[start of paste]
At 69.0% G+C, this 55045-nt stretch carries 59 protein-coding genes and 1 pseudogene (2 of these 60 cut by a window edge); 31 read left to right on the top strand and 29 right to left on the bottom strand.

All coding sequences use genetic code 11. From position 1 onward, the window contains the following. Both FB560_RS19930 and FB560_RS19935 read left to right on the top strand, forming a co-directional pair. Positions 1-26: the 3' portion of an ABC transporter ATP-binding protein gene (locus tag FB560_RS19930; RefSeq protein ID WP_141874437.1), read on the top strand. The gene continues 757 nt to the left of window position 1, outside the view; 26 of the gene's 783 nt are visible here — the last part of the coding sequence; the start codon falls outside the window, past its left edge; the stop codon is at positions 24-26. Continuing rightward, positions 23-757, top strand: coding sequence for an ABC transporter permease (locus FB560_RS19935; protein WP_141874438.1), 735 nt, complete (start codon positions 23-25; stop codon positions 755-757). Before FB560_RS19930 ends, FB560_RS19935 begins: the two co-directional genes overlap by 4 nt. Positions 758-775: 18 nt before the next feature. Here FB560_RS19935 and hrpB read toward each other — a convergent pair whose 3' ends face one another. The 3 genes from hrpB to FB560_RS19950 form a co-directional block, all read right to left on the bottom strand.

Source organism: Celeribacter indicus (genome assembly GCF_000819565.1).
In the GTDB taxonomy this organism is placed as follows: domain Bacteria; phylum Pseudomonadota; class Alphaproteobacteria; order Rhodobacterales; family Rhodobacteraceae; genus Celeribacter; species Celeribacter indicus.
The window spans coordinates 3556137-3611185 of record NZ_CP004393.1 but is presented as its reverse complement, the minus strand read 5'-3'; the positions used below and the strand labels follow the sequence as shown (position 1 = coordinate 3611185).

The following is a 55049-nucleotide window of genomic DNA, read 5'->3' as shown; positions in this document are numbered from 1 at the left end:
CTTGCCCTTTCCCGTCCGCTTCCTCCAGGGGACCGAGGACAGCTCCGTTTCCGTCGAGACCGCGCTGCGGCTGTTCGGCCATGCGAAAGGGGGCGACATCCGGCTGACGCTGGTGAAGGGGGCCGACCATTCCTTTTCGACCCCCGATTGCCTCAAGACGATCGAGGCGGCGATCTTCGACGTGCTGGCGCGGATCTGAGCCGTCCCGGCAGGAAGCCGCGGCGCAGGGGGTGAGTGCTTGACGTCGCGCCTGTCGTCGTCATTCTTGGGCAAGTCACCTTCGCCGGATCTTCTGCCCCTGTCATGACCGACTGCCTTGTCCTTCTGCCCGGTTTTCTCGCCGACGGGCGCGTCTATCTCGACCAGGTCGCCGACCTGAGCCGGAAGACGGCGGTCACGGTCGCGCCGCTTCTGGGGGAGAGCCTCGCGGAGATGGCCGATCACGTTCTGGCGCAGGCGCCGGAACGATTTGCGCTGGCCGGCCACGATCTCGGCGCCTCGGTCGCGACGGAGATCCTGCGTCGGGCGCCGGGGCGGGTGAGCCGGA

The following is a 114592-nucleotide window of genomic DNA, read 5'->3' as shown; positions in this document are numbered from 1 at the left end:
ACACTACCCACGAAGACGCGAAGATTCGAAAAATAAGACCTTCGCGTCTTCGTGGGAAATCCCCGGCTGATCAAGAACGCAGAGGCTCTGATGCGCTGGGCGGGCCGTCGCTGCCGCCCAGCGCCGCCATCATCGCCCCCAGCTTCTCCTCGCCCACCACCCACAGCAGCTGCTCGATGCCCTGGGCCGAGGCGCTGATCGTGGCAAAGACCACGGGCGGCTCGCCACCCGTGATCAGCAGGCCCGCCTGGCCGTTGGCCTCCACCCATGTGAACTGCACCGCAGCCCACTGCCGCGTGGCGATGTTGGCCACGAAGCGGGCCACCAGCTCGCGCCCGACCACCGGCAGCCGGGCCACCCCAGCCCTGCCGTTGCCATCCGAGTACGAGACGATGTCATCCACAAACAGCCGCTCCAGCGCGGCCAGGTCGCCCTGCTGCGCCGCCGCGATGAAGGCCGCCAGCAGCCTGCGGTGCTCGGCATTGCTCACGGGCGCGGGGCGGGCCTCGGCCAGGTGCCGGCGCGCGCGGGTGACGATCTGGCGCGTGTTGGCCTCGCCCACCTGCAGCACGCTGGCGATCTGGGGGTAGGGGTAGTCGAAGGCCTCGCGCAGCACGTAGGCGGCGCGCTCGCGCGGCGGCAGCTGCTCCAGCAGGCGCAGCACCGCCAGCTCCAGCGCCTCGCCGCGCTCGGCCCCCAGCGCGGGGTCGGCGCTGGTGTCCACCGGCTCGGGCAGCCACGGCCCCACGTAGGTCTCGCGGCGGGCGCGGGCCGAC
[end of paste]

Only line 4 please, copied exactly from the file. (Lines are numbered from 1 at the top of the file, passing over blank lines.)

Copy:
In the GTDB taxonomy this organism is placed as follows: domain Bacteria; phylum Pseudomonadota; class Alphaproteobacteria; order Rhodobacterales; family Rhodobacteraceae; genus Celeribacter; species Celeribacter indicus.